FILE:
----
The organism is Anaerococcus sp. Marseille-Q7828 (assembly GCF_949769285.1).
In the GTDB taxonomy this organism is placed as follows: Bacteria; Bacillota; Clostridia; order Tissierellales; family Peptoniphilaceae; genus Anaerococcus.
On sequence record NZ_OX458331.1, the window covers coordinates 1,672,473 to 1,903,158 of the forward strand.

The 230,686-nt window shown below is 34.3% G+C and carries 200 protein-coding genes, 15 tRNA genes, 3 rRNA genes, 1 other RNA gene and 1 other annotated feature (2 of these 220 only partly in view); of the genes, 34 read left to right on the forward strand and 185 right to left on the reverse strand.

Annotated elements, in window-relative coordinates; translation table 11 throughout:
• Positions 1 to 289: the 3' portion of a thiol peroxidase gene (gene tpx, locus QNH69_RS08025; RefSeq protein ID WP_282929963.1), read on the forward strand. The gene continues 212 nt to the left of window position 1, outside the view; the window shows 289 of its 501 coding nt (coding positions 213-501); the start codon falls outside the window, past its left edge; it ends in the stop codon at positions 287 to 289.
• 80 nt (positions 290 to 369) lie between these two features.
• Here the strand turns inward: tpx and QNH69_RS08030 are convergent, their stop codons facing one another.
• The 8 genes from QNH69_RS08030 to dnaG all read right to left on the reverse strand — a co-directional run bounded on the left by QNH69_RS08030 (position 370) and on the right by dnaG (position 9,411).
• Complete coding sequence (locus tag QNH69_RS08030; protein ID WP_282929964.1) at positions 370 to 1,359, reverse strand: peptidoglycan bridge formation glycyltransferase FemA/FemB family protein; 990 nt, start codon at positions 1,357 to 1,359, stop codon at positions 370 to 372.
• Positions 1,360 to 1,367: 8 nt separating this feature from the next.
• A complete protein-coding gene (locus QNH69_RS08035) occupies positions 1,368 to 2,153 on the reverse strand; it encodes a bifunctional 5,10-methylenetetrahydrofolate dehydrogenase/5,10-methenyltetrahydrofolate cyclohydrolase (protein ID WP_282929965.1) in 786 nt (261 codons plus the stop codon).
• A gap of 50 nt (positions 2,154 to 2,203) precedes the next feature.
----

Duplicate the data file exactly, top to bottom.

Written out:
The organism is Anaerococcus sp. Marseille-Q7828 (assembly GCF_949769285.1).
In the GTDB taxonomy this organism is placed as follows: Bacteria; Bacillota; Clostridia; order Tissierellales; family Peptoniphilaceae; genus Anaerococcus.
On sequence record NZ_OX458331.1, the window covers coordinates 1,672,473 to 1,903,158 of the forward strand.

The 230,686-nt window shown below is 34.3% G+C and carries 200 protein-coding genes, 15 tRNA genes, 3 rRNA genes, 1 other RNA gene and 1 other annotated feature (2 of these 220 only partly in view); of the genes, 34 read left to right on the forward strand and 185 right to left on the reverse strand.

Annotated elements, in window-relative coordinates; translation table 11 throughout:
• Positions 1 to 289: the 3' portion of a thiol peroxidase gene (gene tpx, locus QNH69_RS08025; RefSeq protein ID WP_282929963.1), read on the forward strand. The gene continues 212 nt to the left of window position 1, outside the view; the window shows 289 of its 501 coding nt (coding positions 213-501); the start codon falls outside the window, past its left edge; it ends in the stop codon at positions 287 to 289.
• 80 nt (positions 290 to 369) lie between these two features.
• Here the strand turns inward: tpx and QNH69_RS08030 are convergent, their stop codons facing one another.
• The 8 genes from QNH69_RS08030 to dnaG all read right to left on the reverse strand — a co-directional run bounded on the left by QNH69_RS08030 (position 370) and on the right by dnaG (position 9,411).
• Complete coding sequence (locus tag QNH69_RS08030; protein ID WP_282929964.1) at positions 370 to 1,359, reverse strand: peptidoglycan bridge formation glycyltransferase FemA/FemB family protein; 990 nt, start codon at positions 1,357 to 1,359, stop codon at positions 370 to 372.
• Positions 1,360 to 1,367: 8 nt separating this feature from the next.
• A complete protein-coding gene (locus QNH69_RS08035) occupies positions 1,368 to 2,153 on the reverse strand; it encodes a bifunctional 5,10-methylenetetrahydrofolate dehydrogenase/5,10-methenyltetrahydrofolate cyclohydrolase (protein ID WP_282929965.1) in 786 nt (261 codons plus the stop codon).
• A gap of 50 nt (positions 2,154 to 2,203) precedes the next feature.